A rust nursery grown annually at Fargo is used to identify field response to the rust population that exists in North Dakota. The nursery is artificially inoculated with a collection of rust made the previous year. A collaborative nursery to determine potential adaptation of material into which exotic genes for resistance have been incorporated was planted. In 2002, we evaluated more than 200 lines (pinto, great northern and red) for reaction and overall adaptation. These lines were developed cooperatively between NDSU and USDA-ARS for high levels of resistance to rust and other bean diseases. From this effort, we have jointly released with USDA more than 30 lines possessing virtual immunity to rust.

Root Rot -- A root rot nursery was established at Perham to identify resistant genotypes and incorporate the resistance into adapted, high quality, high yielding kidney and cranberry beans. I have identified many lines with less disease damage, and some lines that essentially have no disease development on the roots. We need to continue to evaluate material in the field because of the nature of the complex. Efficient evaluation of material can occur in the greenhouse, but evaluation for reaction to only one pathogen at a time can be made. In Minnesota, there may be as many as five genera that may be causing damage: Fusarium (2), Pythium, Rhizoctonia, or Aphanomyces, so field screening is critical.

Because of the excellent performance of VAX 3 and VAX 5, two common bacterial blight lines developed at CIAT, the International Center for Tropical Agriculture, Cali, Colombia, in the root rot trial at Perham in 2000, we are using these lines as sources of resistance to both CBB and root rot. We have developed populations with these lines as sources of resistance, which are being advanced rapidly in the greenhouse for further evaluation. VAX 3, which possesses a red seed coat, also has high levels of resistance to anthracnose, bacterial blights, and rust and is being used as a source of resistance for other market classes as well as kidney bean.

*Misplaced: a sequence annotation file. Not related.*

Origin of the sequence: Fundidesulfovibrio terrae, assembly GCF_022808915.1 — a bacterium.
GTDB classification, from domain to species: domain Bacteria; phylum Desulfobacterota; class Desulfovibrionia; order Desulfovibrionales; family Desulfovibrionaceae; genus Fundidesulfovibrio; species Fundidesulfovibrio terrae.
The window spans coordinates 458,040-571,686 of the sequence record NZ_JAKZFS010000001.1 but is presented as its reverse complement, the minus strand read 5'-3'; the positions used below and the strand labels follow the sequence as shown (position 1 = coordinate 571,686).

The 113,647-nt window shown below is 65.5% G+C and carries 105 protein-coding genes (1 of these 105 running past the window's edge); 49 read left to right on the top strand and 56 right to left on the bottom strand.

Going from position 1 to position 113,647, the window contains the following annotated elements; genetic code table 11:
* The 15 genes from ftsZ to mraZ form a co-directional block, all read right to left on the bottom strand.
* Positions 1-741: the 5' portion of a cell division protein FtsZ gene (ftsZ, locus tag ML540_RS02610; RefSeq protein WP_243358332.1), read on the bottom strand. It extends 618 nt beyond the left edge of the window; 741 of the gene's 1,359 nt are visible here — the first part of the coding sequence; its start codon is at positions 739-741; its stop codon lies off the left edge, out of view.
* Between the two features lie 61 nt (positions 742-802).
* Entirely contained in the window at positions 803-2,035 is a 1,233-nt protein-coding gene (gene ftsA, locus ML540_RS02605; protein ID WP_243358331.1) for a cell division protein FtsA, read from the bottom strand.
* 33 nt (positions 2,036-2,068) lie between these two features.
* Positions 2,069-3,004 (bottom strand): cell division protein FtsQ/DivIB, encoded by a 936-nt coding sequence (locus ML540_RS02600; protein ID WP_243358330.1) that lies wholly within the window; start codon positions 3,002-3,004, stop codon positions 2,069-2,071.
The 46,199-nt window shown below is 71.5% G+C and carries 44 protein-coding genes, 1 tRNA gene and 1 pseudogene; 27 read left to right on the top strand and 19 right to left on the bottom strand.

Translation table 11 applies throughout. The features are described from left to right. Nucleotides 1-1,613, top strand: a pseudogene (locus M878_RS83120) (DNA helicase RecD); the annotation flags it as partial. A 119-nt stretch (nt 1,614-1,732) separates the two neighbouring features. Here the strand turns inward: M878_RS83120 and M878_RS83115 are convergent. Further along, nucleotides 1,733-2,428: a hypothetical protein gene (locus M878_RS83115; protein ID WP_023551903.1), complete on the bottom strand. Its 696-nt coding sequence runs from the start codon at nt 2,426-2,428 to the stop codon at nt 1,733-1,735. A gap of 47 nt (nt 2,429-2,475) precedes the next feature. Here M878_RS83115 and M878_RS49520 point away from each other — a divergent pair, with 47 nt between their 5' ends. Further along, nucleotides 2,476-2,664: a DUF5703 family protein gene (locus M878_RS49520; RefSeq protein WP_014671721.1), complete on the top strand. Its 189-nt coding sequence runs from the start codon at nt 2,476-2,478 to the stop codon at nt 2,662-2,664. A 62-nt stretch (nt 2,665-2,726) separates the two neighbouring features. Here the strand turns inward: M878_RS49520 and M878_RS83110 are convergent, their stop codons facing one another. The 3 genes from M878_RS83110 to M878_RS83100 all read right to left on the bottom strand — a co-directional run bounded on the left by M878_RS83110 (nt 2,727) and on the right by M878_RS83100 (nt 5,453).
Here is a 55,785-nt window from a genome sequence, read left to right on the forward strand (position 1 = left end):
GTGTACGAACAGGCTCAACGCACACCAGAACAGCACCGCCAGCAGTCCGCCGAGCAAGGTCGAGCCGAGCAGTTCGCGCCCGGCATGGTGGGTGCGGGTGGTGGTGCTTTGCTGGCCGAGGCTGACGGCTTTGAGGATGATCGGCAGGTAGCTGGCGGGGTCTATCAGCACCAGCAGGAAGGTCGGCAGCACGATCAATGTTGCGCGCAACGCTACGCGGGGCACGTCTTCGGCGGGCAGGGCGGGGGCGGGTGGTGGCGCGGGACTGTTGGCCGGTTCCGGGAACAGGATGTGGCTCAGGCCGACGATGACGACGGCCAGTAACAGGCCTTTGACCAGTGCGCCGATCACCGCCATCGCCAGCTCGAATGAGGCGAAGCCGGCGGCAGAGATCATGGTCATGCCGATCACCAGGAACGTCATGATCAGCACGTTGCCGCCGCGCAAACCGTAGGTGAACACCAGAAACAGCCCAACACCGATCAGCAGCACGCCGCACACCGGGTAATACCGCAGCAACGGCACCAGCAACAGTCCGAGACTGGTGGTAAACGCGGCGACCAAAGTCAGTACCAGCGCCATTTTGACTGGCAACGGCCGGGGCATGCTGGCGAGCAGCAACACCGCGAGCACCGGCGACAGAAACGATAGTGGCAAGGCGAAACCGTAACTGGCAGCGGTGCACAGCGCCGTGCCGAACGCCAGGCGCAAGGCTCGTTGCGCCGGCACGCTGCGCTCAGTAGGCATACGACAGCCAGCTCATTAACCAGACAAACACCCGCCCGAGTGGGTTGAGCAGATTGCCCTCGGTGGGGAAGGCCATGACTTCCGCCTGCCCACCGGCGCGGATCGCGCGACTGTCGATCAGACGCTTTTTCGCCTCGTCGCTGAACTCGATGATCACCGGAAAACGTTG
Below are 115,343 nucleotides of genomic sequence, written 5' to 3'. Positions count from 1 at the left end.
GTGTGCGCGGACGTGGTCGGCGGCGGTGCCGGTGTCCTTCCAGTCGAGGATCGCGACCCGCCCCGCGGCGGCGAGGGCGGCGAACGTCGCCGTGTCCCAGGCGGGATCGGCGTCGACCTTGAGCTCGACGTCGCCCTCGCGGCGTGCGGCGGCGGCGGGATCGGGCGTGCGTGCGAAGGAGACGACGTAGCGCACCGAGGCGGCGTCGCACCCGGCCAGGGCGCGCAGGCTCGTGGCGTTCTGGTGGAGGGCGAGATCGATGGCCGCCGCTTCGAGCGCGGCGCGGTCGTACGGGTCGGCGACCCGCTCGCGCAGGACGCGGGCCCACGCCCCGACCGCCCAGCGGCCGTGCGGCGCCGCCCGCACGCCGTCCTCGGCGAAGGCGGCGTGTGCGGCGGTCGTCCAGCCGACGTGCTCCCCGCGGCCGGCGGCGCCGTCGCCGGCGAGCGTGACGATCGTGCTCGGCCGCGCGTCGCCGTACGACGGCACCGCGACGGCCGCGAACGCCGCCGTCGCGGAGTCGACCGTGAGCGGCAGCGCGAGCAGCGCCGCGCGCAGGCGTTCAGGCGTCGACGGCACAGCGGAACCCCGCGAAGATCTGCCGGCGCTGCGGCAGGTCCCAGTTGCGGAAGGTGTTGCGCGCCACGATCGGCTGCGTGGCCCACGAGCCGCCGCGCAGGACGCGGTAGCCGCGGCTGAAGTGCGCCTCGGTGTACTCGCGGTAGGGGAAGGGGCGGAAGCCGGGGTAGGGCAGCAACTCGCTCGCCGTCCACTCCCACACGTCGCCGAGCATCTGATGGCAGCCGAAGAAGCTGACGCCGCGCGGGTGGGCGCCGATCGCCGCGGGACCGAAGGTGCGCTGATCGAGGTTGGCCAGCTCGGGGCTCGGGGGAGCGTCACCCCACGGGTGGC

Bean common mosaic virus -- We continued to screen for BCMV resistance in order to assure production of quality seed. This virus, which is occasionally observed in ND, is prevalent in the Pacific North West region, which affects seed production and, ultimately, supply. Selection for two resistance genes allows us to assure that the virus will not be problematic in NDSU material. Since the virus is seldom seen in ND, we evaluate material for reaction to this disease only during the winter months in the greenhouse. We have transferred resistance genes into Maverick by backcrossing, increased the seed in Idaho in 2002, and will begin yield testing these lines in 2003.

Anthracnose -- In 1998-99, we began identifying material that was used in the breeding program which possessed resistance to this disease. Several races of this disease are found worldwide, but the two most prevalent in the U.S. are races 7 and 73. Race 7 primarily attacks kidney bean and cranberry beans, but usually does little damage to cultivars of pinto, navy, black, and other market classes. Race 73, on the other hand, does primary damage to pinto, navy, black, and others, but usually has no effect on kidney and cranberry. Now that the disease has been found in ND, we have given breeding for resistance to this pathogen our greatest disease priority. Focusing our efforts on this problem will allow us to make good progress in incorporating resistance genes into adapted material. We are primarily interested in using the Co-42 gene for resistance, simply because we can screen for the presence of this gene in the absence of the pathogen by using molecular markers. This will allow us to rapidly backcross this resistance gene into desirable genotypes. Other sources of resistance also will be exploited, because our greatest chance of controlling this pathogen is to combine several resistance genes into our cultivars.